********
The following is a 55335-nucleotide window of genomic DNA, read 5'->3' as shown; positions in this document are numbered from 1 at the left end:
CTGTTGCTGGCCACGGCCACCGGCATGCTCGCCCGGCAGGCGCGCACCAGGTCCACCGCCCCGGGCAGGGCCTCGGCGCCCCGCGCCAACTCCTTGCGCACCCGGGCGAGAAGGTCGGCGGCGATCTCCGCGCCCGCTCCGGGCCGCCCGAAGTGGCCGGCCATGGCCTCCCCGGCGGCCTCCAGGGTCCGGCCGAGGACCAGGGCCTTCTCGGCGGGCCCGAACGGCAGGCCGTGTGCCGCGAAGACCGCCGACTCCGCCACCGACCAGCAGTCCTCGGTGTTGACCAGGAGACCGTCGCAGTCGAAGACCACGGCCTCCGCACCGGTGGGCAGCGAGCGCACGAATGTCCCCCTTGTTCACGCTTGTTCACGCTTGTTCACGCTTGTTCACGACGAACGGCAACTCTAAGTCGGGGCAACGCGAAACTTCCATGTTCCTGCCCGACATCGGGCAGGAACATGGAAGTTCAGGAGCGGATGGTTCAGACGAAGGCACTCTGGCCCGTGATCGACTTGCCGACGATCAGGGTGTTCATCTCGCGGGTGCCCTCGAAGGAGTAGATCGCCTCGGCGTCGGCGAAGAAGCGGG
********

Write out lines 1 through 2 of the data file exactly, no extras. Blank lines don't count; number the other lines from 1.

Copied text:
The following is a 55335-nucleotide window of genomic DNA, read 5'->3' as shown; positions in this document are numbered from 1 at the left end:
CTGTTGCTGGCCACGGCCACCGGCATGCTCGCCCGGCAGGCGCGCACCAGGTCCACCGCCCCGGGCAGGGCCTCGGCGCCCCGCGCCAACTCCTTGCGCACCCGGGCGAGAAGGTCGGCGGCGATCTCCGCGCCCGCTCCGGGCCGCCCGAAGTGGCCGGCCATGGCCTCCCCGGCGGCCTCCAGGGTCCGGCCGAGGACCAGGGCCTTCTCGGCGGGCCCGAACGGCAGGCCGTGTGCCGCGAAGACCGCCGACTCCGCCACCGACCAGCAGTCCTCGGTGTTGACCAGGAGACCGTCGCAGTCGAAGACCACGGCCTCCGCACCGGTGGGCAGCGAGCGCACGAATGTCCCCCTTGTTCACGCTTGTTCACGCTTGTTCACGCTTGTTCACGACGAACGGCAACTCTAAGTCGGGGCAACGCGAAACTTCCATGTTCCTGCCCGACATCGGGCAGGAACATGGAAGTTCAGGAGCGGATGGTTCAGACGAAGGCACTCTGGCCCGTGATCGACTTGCCGACGATCAGGGTGTTCATCTCGCGGGTGCCCTCGAAGGAGTAGATCGCCTCGGCGTCGGCGAAGAAGCGGG